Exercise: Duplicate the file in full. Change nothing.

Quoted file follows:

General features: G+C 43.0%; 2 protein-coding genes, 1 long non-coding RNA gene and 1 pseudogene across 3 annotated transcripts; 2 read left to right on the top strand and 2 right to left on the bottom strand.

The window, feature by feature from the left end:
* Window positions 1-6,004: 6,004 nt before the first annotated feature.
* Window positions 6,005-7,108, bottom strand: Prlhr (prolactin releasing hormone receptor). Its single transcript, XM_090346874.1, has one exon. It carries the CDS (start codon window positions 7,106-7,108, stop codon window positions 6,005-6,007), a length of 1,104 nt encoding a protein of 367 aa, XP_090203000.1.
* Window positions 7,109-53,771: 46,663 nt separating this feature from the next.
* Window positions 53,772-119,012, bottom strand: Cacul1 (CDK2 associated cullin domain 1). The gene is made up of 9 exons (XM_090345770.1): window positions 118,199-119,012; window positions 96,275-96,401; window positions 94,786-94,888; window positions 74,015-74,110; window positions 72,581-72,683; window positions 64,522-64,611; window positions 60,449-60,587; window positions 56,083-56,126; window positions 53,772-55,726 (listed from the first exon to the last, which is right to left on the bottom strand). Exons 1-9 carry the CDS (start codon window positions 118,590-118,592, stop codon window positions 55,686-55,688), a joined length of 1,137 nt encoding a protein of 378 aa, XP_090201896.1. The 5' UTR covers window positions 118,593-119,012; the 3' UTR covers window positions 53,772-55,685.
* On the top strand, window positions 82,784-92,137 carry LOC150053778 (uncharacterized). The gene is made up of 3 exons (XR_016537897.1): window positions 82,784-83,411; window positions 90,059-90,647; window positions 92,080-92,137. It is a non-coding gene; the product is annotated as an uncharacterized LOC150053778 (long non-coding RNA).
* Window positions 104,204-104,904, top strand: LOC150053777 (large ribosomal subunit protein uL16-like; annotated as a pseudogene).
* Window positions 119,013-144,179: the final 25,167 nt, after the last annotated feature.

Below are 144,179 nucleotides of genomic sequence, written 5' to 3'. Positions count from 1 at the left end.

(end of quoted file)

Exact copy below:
General features: G+C 43.0%; 2 protein-coding genes, 1 long non-coding RNA gene and 1 pseudogene across 3 annotated transcripts; 2 read left to right on the top strand and 2 right to left on the bottom strand.

The window, feature by feature from the left end:
* Window positions 1-6,004: 6,004 nt before the first annotated feature.
* Window positions 6,005-7,108, bottom strand: Prlhr (prolactin releasing hormone receptor). Its single transcript, XM_090346874.1, has one exon. It carries the CDS (start codon window positions 7,106-7,108, stop codon window positions 6,005-6,007), a length of 1,104 nt encoding a protein of 367 aa, XP_090203000.1.
* Window positions 7,109-53,771: 46,663 nt separating this feature from the next.
* Window positions 53,772-119,012, bottom strand: Cacul1 (CDK2 associated cullin domain 1). The gene is made up of 9 exons (XM_090345770.1): window positions 118,199-119,012; window positions 96,275-96,401; window positions 94,786-94,888; window positions 74,015-74,110; window positions 72,581-72,683; window positions 64,522-64,611; window positions 60,449-60,587; window positions 56,083-56,126; window positions 53,772-55,726 (listed from the first exon to the last, which is right to left on the bottom strand). Exons 1-9 carry the CDS (start codon window positions 118,590-118,592, stop codon window positions 55,686-55,688), a joined length of 1,137 nt encoding a protein of 378 aa, XP_090201896.1. The 5' UTR covers window positions 118,593-119,012; the 3' UTR covers window positions 53,772-55,685.
* On the top strand, window positions 82,784-92,137 carry LOC150053778 (uncharacterized). The gene is made up of 3 exons (XR_016537897.1): window positions 82,784-83,411; window positions 90,059-90,647; window positions 92,080-92,137. It is a non-coding gene; the product is annotated as an uncharacterized LOC150053778 (long non-coding RNA).
* Window positions 104,204-104,904, top strand: LOC150053777 (large ribosomal subunit protein uL16-like; annotated as a pseudogene).
* Window positions 119,013-144,179: the final 25,167 nt, after the last annotated feature.

Below are 144,179 nucleotides of genomic sequence, written 5' to 3'. Positions count from 1 at the left end.